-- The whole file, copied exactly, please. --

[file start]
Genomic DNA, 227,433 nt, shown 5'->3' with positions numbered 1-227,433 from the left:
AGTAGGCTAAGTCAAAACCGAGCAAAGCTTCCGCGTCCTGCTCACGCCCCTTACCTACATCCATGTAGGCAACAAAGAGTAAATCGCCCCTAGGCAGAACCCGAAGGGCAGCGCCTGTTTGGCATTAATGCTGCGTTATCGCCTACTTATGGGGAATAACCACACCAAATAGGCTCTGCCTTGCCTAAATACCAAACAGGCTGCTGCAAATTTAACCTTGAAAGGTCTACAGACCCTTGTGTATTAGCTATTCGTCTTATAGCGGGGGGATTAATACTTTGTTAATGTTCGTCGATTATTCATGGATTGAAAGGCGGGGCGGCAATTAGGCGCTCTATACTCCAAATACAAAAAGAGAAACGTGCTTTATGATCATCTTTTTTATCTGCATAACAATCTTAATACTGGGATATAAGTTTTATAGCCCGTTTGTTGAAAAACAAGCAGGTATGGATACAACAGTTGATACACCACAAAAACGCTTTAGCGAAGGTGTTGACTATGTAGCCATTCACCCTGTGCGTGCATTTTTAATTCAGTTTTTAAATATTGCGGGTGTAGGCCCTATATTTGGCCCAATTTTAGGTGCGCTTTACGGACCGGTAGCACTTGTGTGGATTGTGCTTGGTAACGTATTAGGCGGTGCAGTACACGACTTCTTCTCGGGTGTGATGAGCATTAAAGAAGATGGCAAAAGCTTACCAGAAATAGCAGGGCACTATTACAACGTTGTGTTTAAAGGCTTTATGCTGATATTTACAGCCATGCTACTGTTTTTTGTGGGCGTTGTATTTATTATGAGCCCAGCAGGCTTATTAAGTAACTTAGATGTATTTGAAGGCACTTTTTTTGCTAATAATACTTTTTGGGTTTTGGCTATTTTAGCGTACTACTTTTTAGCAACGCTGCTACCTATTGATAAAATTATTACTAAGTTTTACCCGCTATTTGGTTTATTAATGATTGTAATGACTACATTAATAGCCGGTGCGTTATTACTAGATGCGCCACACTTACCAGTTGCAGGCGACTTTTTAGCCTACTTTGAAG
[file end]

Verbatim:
Genomic DNA, 227,433 nt, shown 5'->3' with positions numbered 1-227,433 from the left:
AGTAGGCTAAGTCAAAACCGAGCAAAGCTTCCGCGTCCTGCTCACGCCCCTTACCTACATCCATGTAGGCAACAAAGAGTAAATCGCCCCTAGGCAGAACCCGAAGGGCAGCGCCTGTTTGGCATTAATGCTGCGTTATCGCCTACTTATGGGGAATAACCACACCAAATAGGCTCTGCCTTGCCTAAATACCAAACAGGCTGCTGCAAATTTAACCTTGAAAGGTCTACAGACCCTTGTGTATTAGCTATTCGTCTTATAGCGGGGGGATTAATACTTTGTTAATGTTCGTCGATTATTCATGGATTGAAAGGCGGGGCGGCAATTAGGCGCTCTATACTCCAAATACAAAAAGAGAAACGTGCTTTATGATCATCTTTTTTATCTGCATAACAATCTTAATACTGGGATATAAGTTTTATAGCCCGTTTGTTGAAAAACAAGCAGGTATGGATACAACAGTTGATACACCACAAAAACGCTTTAGCGAAGGTGTTGACTATGTAGCCATTCACCCTGTGCGTGCATTTTTAATTCAGTTTTTAAATATTGCGGGTGTAGGCCCTATATTTGGCCCAATTTTAGGTGCGCTTTACGGACCGGTAGCACTTGTGTGGATTGTGCTTGGTAACGTATTAGGCGGTGCAGTACACGACTTCTTCTCGGGTGTGATGAGCATTAAAGAAGATGGCAAAAGCTTACCAGAAATAGCAGGGCACTATTACAACGTTGTGTTTAAAGGCTTTATGCTGATATTTACAGCCATGCTACTGTTTTTTGTGGGCGTTGTATTTATTATGAGCCCAGCAGGCTTATTAAGTAACTTAGATGTATTTGAAGGCACTTTTTTTGCTAATAATACTTTTTGGGTTTTGGCTATTTTAGCGTACTACTTTTTAGCAACGCTGCTACCTATTGATAAAATTATTACTAAGTTTTACCCGCTATTTGGTTTATTAATGATTGTAATGACTACATTAATAGCCGGTGCGTTATTACTAGATGCGCCACACTTACCAGTTGCAGGCGACTTTTTAGCCTACTTTGAAG